I was supposed to be devoting the evening to my own self-care because like most students and instructors I am exhausted. I should have closed my laptop, but I was lackadaisically pulling together a lesson plan. The ache in my fingers and burn in my eyes told me I shouldn’t be doing this, but it was week nine and I had to keep going. Sometimes we sacrifice self-care for the classroom. My plan was to shut my computer off at 9, have night cap and read some science fiction.
But the email came at 9:10pm. The subject line read, “Dropping the Class.” What little emotional energy, I had for the night was gone. For the last couple of weeks, I had reminded students of important dates—or as I called them in class Immovable Deadlines. This list included the deadlines for final papers and portfolios. The deadline to withdraw has long passed. I had no idea how to respond. I wondered if the student needed a) kind words of encouragement b) firm orders that she would finish the class c) some vague acknowledgement of her autonomy. Each student needs a tailored response. And I fear that the wrong response might discourage the student from completing the class or her degree.
Educators are so often expected to engage in a wide variety of labors. The article “A Glimpse into the Lives of New Writing Center Directors” reminds us that Writing Center Directors engage in three forms of labor: disciplinary labor, everyday labor, and emotional labor. But these types of labor are far from the exclusive domain of Writing Center directors. Educators regardless of function face similar types of work. But it is emotional labor that I find most arduous since it requires “mentoring, or nurturing of others; work of building and sustaining relationships; and work to resolve conflicts” (Caswell, Grutsch, and Jackson A4).
I am jealous of educators who seem unfazed by the psychic demands of their students or those instructors who cultivate a phlegmatic façade. Pegeen Reichert Powell suggests that emotional labor is important in composition and first year seminar classes as a tool for promoting student access to education. These issues are critical for our population at the School for New Learning. In the auto-ethnography “’Where is Merlin When I Need Him?’”, Benie B. Colvin notes that low self-esteem acts as a barrier to education for adult students. He acknowledges, “How the older student perceives him or herself, however, is critical to academic success” (23). Our emotional labor, our reassurance, can influence that perception and help students realize that they belong in the classroom.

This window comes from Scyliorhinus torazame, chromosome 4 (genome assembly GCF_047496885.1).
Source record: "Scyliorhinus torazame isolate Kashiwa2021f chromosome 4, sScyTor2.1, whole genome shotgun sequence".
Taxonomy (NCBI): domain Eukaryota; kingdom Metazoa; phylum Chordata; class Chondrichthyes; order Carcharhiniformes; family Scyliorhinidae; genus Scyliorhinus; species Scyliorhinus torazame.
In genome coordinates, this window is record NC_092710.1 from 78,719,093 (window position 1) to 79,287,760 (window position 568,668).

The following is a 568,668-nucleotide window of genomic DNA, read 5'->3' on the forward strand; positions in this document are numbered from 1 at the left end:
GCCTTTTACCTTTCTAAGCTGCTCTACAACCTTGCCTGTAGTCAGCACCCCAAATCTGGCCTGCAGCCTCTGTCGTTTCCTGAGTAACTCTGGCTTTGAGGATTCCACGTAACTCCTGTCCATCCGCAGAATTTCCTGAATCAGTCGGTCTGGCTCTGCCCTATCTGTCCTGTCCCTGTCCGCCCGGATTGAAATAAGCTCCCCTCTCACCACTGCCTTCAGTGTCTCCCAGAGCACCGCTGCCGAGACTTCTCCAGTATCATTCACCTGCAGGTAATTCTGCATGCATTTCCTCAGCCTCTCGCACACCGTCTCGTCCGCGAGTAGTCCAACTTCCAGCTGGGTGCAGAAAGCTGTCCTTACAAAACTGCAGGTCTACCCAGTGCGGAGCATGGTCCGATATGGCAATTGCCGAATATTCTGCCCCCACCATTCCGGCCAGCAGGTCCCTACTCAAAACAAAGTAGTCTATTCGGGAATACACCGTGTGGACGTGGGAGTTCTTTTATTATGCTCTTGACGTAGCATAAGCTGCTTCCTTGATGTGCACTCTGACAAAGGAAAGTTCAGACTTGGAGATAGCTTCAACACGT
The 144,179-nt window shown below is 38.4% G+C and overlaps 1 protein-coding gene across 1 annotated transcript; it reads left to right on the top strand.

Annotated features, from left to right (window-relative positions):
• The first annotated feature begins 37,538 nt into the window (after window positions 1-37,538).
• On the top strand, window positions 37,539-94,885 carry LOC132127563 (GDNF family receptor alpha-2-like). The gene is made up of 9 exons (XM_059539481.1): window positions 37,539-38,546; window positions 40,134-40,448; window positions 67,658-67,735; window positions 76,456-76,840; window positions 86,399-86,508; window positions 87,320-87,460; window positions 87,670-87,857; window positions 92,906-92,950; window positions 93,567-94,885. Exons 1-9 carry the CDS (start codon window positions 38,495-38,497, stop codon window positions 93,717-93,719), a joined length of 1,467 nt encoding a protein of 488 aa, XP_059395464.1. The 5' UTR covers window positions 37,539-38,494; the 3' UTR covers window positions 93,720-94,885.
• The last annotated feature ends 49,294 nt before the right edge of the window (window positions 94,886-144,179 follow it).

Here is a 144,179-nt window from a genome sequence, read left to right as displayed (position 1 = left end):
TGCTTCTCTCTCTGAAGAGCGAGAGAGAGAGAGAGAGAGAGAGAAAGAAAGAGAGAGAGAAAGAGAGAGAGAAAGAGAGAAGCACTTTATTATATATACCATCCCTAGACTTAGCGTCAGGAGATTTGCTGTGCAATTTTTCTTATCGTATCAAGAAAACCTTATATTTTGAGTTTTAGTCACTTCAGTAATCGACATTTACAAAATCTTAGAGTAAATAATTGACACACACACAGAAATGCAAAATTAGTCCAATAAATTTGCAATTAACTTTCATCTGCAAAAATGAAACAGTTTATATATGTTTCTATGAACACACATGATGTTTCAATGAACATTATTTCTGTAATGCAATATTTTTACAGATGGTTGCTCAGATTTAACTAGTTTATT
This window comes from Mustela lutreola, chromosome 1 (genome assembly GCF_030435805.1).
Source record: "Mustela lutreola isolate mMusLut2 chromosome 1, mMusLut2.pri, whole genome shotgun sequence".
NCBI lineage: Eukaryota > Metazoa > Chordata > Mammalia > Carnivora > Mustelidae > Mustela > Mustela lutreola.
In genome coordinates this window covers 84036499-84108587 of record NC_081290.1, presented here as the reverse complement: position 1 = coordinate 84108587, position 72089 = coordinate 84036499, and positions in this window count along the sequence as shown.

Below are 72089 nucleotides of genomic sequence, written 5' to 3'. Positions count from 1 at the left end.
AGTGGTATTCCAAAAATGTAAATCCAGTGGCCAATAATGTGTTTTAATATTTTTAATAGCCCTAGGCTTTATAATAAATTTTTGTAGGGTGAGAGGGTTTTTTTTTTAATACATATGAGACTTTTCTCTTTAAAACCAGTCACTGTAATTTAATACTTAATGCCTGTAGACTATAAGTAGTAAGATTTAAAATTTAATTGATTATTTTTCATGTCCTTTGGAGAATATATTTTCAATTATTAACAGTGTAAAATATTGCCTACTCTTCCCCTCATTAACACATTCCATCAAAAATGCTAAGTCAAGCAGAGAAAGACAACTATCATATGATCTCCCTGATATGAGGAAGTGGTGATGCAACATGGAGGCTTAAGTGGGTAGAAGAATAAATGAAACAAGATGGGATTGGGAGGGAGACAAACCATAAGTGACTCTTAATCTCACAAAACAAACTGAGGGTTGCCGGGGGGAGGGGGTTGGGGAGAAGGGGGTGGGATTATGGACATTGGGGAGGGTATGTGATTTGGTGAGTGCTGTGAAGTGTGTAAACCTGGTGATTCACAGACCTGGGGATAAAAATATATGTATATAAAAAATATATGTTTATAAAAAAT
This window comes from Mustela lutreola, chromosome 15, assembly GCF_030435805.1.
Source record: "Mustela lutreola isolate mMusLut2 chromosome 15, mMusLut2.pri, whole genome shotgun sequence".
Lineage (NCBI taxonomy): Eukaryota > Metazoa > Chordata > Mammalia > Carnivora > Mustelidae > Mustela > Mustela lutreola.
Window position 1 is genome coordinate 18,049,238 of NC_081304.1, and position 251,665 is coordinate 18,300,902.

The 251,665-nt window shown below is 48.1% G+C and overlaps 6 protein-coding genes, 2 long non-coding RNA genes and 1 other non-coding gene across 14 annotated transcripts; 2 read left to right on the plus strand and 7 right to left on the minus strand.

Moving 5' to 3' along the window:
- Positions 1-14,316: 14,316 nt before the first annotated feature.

As a college, we face new opportunities in which our emotional labor may be even more important. It can help us create a supportive environment that can promote both access and retention. Powell suggests “[i]t might be useful to think of access and retention as two sides of a Möbius strip—at any single point, each appears to be on its own discrete path, but if you follow a line on either side through to its endpoint, you realize that there is actually only one path and no real endpoint” (670). Our emotional labor can help our student negotiate this continuum even if we have to have a good night’s rest before we can respond to a frantic email.
Caswell, Nicole I., Jackie Grutsch McKinney, and Rebecca Jackson. “A Glimpse into the Working Lives of New Writing Center Directors.” Forum, vol. 18, no. 1, 2014, pp. A3-A7.
Colvin, Benie B. “Where is Merlin When I Need Him? The Barriers to Higher Education are Still in Place: Recent Re-Entry Experience.” New Horizons in Adult Education & Human Resource Development, vol. 25, no. 2, pp. 19-32.
Reichert Powell, Pegeen. “Retention and Writing Instruction: Implications for Access and Pedagogy.” College Composition and Communication, vol. 40, no. 4, 2009, pp. 664-682, www.ncte.org/library/NCTEFiles/Resources/Journals/CCC/0604-june09/CCC0604Retention.pdf. Accessed 22 May 2017.